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A moment’s silence, if you please: a TG favourite, the BMW 3-Series Coupe, will soon be no more.

It will turn into the BMW 4-Series Coupe you see above.

Despite BMW’s heritage of the coupe versions of its saloon cars bearing evenly badged numbers, Munich’s smallest coupe has always shared the same nomenclature as its saloon brethren. So where the 6-Series is a swoopy 5, and the old 8-Series a swoopy 7, now we have the 4-Series as a svelte 3. Understand? Good.

It’s a concept for now, but will make production soon. And its sporting intent is evident in the car’s proportions: it’s 50mm longer, 45mm wider up front and 80mm wider at the back than the current 3 Coupe, as well as being 16mm lower.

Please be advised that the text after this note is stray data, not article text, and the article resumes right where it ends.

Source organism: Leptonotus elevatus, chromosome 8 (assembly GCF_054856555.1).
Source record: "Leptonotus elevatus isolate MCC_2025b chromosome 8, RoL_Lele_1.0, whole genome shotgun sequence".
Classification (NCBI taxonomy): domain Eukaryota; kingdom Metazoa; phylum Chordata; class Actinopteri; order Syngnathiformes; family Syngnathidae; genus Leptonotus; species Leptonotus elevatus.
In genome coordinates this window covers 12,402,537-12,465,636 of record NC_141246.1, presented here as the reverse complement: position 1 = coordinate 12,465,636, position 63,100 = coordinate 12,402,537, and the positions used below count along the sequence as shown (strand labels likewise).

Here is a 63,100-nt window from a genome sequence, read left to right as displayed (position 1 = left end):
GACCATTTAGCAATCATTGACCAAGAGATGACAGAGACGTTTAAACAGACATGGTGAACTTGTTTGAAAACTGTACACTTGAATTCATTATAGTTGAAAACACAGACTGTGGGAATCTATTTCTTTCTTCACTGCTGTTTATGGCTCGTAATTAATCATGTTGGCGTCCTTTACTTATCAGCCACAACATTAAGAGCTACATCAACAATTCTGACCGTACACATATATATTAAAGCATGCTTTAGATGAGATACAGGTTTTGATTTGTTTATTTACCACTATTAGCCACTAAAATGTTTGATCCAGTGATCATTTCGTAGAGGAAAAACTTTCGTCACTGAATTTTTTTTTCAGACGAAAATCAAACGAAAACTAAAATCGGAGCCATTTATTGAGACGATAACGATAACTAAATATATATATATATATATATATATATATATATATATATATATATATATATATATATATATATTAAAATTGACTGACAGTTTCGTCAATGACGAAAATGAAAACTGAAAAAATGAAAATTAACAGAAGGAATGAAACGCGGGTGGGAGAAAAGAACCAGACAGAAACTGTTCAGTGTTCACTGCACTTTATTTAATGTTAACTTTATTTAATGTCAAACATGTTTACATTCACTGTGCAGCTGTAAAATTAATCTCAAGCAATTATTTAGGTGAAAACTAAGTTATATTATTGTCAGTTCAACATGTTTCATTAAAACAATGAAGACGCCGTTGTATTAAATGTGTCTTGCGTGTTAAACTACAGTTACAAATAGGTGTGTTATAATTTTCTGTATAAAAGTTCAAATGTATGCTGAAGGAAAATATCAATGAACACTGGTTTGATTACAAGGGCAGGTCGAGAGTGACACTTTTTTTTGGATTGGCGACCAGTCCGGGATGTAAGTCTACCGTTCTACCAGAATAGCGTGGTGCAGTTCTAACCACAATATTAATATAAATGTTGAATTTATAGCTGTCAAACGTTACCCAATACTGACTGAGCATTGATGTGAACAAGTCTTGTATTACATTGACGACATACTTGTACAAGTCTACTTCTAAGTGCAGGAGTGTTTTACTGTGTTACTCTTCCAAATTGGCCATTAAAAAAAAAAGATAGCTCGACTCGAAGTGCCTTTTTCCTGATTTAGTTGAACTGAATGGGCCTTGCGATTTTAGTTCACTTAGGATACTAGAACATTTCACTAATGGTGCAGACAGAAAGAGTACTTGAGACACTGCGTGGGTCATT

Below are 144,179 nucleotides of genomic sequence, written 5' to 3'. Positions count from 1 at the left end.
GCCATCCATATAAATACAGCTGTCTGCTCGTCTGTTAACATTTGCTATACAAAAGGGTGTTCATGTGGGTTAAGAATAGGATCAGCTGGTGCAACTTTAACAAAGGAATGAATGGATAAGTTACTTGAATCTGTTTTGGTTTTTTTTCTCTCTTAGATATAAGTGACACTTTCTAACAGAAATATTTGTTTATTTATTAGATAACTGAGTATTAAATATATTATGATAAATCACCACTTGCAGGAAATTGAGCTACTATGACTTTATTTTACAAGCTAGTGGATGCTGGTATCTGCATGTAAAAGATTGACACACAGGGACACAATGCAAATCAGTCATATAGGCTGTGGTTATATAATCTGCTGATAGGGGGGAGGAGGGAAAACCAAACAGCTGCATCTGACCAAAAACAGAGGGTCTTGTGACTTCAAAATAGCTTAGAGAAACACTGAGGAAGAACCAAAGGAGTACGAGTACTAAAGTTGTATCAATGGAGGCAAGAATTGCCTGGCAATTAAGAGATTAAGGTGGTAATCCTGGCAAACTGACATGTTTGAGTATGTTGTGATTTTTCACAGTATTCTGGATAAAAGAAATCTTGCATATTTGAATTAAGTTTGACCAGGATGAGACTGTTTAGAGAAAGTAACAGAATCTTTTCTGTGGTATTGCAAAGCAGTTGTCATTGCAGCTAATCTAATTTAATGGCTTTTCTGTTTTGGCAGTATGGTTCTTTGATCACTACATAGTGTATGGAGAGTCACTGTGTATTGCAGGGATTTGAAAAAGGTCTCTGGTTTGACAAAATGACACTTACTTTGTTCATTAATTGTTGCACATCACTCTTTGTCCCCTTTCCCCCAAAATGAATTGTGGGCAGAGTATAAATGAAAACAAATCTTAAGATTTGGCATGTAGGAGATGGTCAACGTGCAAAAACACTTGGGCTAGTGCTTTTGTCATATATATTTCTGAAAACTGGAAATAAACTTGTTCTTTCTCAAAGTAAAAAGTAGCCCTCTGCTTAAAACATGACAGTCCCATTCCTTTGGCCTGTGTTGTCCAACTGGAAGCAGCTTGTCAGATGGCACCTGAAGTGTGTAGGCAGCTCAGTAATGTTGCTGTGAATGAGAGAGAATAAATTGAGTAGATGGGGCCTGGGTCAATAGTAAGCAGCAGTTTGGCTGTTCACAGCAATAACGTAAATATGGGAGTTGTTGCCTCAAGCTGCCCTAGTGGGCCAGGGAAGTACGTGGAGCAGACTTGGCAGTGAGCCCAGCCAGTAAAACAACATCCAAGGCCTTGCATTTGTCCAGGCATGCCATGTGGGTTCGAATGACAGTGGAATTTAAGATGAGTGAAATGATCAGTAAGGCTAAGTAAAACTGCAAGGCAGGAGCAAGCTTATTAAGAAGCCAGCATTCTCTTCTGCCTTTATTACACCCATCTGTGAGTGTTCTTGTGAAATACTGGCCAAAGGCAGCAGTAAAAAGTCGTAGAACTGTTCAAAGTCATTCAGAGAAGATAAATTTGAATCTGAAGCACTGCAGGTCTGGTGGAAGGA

The front of the 4-Series is meant to echo the 3-Series ‘family’, but with some added grunt. To that effect, there are hexagonal LED headlights, with an ‘optical fibre’ that links the lights to that famous kidney grille. Underneath that, you’ve got a wide, gaping air intake - perhaps hinting at mega-power 4-Series of the future - that stretches right around to the flared wheel arches.

Move to the back, and you’ve got a wide, broad-shouldered rear with a similarly gaping rear apron and ‘double-L’ lights. Overall impressions? Like a 3 Coupe after a plyometrics course and a few protein shakes.

Inside, it is familiar 3-Series territory, but with fine detailing. So you get wood trim strips, tanned leather, hand-braided leather trim and even leather-covered cup holders.

So what about engines? BMW is remaining schtum at the moment, but we can expect the current 3-Series Coupe range to cross over, so you’re looking at the magnificent 3.0-litre turbocharged sixer (435i), the 3.0-litre diesel (430d) and the 2.5-litre and 2.0-litre 425 and 420. It also means that when it arrives, the next two-door M3 will actually be called an M4, bringing an end to a whole lot of history.

Are the 4-Series Coupe’s shoulders broad enough to take on that challenge? Let us know below…

Vijay Pattni

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